It was not the best childhood, she recalled. It was anything but stable.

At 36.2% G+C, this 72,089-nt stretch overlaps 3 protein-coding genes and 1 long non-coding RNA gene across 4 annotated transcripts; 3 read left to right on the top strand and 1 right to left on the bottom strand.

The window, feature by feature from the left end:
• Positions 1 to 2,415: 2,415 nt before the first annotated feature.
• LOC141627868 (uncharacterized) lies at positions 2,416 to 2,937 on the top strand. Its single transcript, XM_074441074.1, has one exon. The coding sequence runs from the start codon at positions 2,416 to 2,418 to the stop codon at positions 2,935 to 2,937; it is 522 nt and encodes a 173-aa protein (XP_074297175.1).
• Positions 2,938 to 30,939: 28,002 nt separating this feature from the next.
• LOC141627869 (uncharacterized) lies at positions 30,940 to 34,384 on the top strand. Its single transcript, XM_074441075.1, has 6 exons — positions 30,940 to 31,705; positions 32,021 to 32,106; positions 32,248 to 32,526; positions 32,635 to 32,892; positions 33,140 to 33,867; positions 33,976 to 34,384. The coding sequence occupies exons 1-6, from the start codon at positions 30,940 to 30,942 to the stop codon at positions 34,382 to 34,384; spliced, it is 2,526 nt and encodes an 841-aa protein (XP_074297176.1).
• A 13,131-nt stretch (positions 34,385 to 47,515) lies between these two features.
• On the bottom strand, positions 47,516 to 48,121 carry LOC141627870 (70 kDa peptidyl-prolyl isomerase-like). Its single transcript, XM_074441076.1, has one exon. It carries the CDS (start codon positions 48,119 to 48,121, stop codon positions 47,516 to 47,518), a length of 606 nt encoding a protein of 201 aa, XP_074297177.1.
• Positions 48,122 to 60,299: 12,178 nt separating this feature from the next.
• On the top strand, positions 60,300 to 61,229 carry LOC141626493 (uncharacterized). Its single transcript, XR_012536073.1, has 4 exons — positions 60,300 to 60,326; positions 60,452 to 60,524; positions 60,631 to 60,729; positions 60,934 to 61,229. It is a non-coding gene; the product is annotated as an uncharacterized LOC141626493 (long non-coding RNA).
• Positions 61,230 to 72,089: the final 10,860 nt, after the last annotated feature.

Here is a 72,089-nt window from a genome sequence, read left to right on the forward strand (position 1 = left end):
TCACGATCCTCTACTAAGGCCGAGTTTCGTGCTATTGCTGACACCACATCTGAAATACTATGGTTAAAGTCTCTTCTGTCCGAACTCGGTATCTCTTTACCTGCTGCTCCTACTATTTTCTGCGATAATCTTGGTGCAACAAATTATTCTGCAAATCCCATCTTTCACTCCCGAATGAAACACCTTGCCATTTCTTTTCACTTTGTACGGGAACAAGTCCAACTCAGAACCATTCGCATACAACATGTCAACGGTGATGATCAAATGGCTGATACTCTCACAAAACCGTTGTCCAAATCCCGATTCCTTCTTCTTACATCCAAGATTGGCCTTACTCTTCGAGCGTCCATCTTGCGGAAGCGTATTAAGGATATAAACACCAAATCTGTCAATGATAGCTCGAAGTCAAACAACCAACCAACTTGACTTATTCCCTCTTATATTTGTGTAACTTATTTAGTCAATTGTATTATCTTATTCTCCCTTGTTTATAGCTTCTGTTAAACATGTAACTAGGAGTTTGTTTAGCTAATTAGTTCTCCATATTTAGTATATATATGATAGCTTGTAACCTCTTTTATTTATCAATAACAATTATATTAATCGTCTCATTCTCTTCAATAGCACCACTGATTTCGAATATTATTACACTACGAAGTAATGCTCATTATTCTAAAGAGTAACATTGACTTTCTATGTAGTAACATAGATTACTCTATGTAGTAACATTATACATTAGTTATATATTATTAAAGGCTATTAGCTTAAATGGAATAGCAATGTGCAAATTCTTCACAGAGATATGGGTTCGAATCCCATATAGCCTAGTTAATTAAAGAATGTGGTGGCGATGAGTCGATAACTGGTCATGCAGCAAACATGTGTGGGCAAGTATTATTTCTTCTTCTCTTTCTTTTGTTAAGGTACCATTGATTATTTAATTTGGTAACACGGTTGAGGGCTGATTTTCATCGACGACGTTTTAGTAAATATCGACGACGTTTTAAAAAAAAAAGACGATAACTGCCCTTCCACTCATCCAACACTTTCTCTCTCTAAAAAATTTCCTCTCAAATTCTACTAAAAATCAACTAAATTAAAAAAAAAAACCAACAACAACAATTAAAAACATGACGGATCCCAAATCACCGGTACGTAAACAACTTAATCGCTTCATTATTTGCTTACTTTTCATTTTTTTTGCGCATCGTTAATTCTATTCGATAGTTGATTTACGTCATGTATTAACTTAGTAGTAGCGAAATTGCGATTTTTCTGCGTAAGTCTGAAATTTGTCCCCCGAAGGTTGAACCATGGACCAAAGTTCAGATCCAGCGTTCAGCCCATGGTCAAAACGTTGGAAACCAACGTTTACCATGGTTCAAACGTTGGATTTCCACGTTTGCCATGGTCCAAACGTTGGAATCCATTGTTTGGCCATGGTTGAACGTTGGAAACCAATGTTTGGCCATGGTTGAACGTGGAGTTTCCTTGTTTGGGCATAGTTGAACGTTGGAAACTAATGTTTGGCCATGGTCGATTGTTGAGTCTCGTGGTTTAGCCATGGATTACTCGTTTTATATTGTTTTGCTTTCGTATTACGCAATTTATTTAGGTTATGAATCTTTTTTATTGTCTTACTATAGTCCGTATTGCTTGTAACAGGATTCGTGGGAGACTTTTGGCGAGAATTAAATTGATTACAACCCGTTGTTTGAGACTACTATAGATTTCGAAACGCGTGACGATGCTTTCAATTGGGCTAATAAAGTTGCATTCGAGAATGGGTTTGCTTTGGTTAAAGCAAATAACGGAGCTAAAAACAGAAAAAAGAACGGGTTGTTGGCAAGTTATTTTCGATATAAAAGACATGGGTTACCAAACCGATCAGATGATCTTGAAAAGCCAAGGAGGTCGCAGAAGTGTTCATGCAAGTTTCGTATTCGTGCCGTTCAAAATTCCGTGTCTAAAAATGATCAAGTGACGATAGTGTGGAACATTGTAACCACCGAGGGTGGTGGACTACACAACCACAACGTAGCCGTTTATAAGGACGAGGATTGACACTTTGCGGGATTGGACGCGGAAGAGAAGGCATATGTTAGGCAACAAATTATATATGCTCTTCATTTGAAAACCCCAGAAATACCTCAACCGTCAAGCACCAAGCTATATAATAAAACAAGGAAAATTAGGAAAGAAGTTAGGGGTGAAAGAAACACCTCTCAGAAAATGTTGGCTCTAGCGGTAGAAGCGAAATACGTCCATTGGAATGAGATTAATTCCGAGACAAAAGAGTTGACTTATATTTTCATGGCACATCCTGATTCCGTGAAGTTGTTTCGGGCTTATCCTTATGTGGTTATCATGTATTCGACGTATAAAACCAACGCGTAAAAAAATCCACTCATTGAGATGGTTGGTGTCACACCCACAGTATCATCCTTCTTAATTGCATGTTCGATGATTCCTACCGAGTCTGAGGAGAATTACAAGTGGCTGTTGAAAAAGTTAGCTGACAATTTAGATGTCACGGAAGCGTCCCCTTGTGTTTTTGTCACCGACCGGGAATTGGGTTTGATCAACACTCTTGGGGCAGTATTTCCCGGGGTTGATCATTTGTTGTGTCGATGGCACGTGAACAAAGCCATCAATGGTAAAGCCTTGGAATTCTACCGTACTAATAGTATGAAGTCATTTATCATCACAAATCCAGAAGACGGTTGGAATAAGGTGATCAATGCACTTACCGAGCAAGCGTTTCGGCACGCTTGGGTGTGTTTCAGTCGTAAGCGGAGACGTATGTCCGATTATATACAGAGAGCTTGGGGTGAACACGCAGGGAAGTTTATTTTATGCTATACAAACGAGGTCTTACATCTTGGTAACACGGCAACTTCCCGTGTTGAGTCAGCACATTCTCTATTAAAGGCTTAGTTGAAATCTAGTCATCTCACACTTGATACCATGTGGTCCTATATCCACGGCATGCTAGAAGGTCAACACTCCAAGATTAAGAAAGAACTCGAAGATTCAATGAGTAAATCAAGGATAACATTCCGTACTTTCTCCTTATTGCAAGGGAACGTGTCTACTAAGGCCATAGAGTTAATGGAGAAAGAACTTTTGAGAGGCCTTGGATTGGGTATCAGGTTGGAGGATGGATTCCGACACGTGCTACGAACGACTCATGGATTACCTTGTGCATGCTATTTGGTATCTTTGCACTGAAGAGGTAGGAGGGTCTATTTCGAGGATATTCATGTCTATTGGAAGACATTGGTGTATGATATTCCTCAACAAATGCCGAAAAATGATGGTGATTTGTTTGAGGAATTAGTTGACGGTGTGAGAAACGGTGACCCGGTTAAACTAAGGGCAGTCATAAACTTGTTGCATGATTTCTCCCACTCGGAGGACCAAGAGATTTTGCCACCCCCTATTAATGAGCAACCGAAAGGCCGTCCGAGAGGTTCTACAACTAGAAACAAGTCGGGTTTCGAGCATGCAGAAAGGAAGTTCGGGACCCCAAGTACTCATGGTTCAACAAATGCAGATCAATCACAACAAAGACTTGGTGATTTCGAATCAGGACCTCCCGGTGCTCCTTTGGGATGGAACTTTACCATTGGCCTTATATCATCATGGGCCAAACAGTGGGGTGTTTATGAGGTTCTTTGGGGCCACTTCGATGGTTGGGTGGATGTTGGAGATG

Throughout her young life, Sharonda Grandberry was subjected to hardship, uncertainty and an unstable, if not, chaotic upbringing.One wouldn't have guessed that among her many achievements, today she would list being a proud mother, a wife, an Army veteran, government contract specialist and the 2019 Face of Queen Size Magazine, an award-winning monthly print and digital publication dedicated to servicing the full-figured industry.Still, she says, her role as an industry model comes second to her employment as a contract specialist with the U.S. Army Engineering and Support Center, Huntsville, where she gained employment in 2015.It's a far cry from the childhood Sharonda remembers growing up in Dothan, Alabama, a modest-sized city nestled near the Georgia and Florida state borders."My father battled issues he dared not discuss and committed suicide when I was five years old," she said. "And my mother was bipolar. That was really tough. A lot of physical things happened to me that were not supposed to happen to a child. I had to overcome physical, emotional and sexual abuse."Despite the challenges, Sharonda survived, drawing from an inner strength she found somewhere along the way -- hard work, grit and a steadfast determination.This inner strength laid the foundation for future success, first following a stint in the Army as a light wheeled-vehicle mechanic, then college and ultimately, as a federal employee and model.A path of accomplishment even she looks back at with amazement."During high school, I made honors in all my classes," she said. "I pushed harder than anyone so that I could graduate in the top ten in my class."A likely candidate for college, these achievements weren't enough."Without sufficient resources and that familial backing," she said, "college had to wait and I joined the Army because of everything that was going on. I didn't have the funding or support. I wasn't even living with my mom. I had to push through all of that."Following graduation, Sharonda left little time for celebration and headed off to basic training only five days later."I became a light-wheeled vehicle mechanic," she said. "I just wanted to prove that I could do this too. I like challenges. I like to fix things, put things together, figure out puzzles; so for me, being a mechanic made sense."Her male counterparts weren't too sure what to expect when they first saw her enter the motor pool.She still laughs, recalling an incident when she dropped a wrench into the drip pan while changing the oil."The guys chuckled," she said. "They didn't expect me to dip my hand into the drip pan to retrieve the wrench. After all, my finger nails were well manicured and painted and, of course, I was a girl."Yet without hesitation, Sharonda rolled up her sleeves and scooped out the wrench."I just wanted to show them that I could do this too," she said.Things changed and Sharonda became pregnant with twins and soon found working in and around tools and vehicle engines awkward and restricting."I could no longer haul the heavy tool boxes around," she said. "So, I stayed in the career field, but drifted into the logistics side."After their third child, she and her husband questioned whether a life of dual military careers was right for their young family; and eight years into her career, they decided. He would stay and continue serving as a chemical, biological, radiological and nuclear specialist, while she would join the workforce and perhaps pursue undergraduate studies in management and logistics.Following several military tours stateside and abroad, they were assigned to Redstone Arsenal in Huntsville, Alabama. There, Sharonda gained employment as a logistics specialist with the U.S. Army Aviation and Missile Command. Then, in 2015, she branched off into contracting and joined the Huntsville Center under the contract specialist internship program."It was here, while sitting at my cubicle that I started writing down my goals," she said. "At the time, my goals had focused on providing for my family and making sure I got an education. I never took the time to explore what I really wanted to do with my life."That would soon change."While surfing through Facebook, I came across a contest called, Full Figure Face of the Month," Sharonda said. "I was scared, but I entered the contest anyway. I thought, who knows, I just might win."The rest is history, she said, "I won. I was so excited that I contacted the CEO of the contest, Dionne Reeves-Grubbs, almost immediately."Reeves-Grubbs hosts Plus Empowerment Week each year and donates all the week's proceeds to the Suicide Prevention and Awareness Division for Crisis Services of North Alabama."This year, Full Figured Fierce, celebrated seven years of Plus Empowerment with an expose, panel discussions, styling sessions, a fashion show and things to highlight full-figured women," Sharonda said. "I auditioned for the show and I'll never forget my first practice session in heels. I was shaking. I still had that military walk. They had to get that out of me."Now, it's like I was naturally gifted to do it," she said. "I've since modeled in Atlanta, Cuba, North Carolina, New York, Florida and Jamaica."Sharonda's modeling career was launched. Still, she maintains focus on the Huntsville Center's mission where she continues to impress the leadership.Known for her professionalism, hard work and dedication, she has garnered numerous on-the-spot awards for her cost-saving efforts, including a nomination for the 2018 Contract Specialist of the Year.Recently, she was noted as saving the government nearly $5 million in acquisition funds through a strategic negotiation process with the U.S. Army Reserve's 88th Readiness Division.Today, Sharonda eyes a future through rose-tinted glasses in between fashion shoots, her children, hosting a podcast via Queen Size Magazine and motivational speaking engagements, including personal appearances, "extra" parts on several television series, getting crowned Miss Alabama Black Expo 2017 and various QS magazine appearances."We're all born with a gift, a talent, something that calls you to do more," she said. "That's why I like to encourage women, and moms especially, to disregard what has happened to their bodies or how they think they look. Just try -- that's all I did. I gave it a try. I didn't care how I looked. You have to build up your skin so thick -- put your blinders on and mentally focus on the target. If your dream is realistic, it's attainable. Go for it."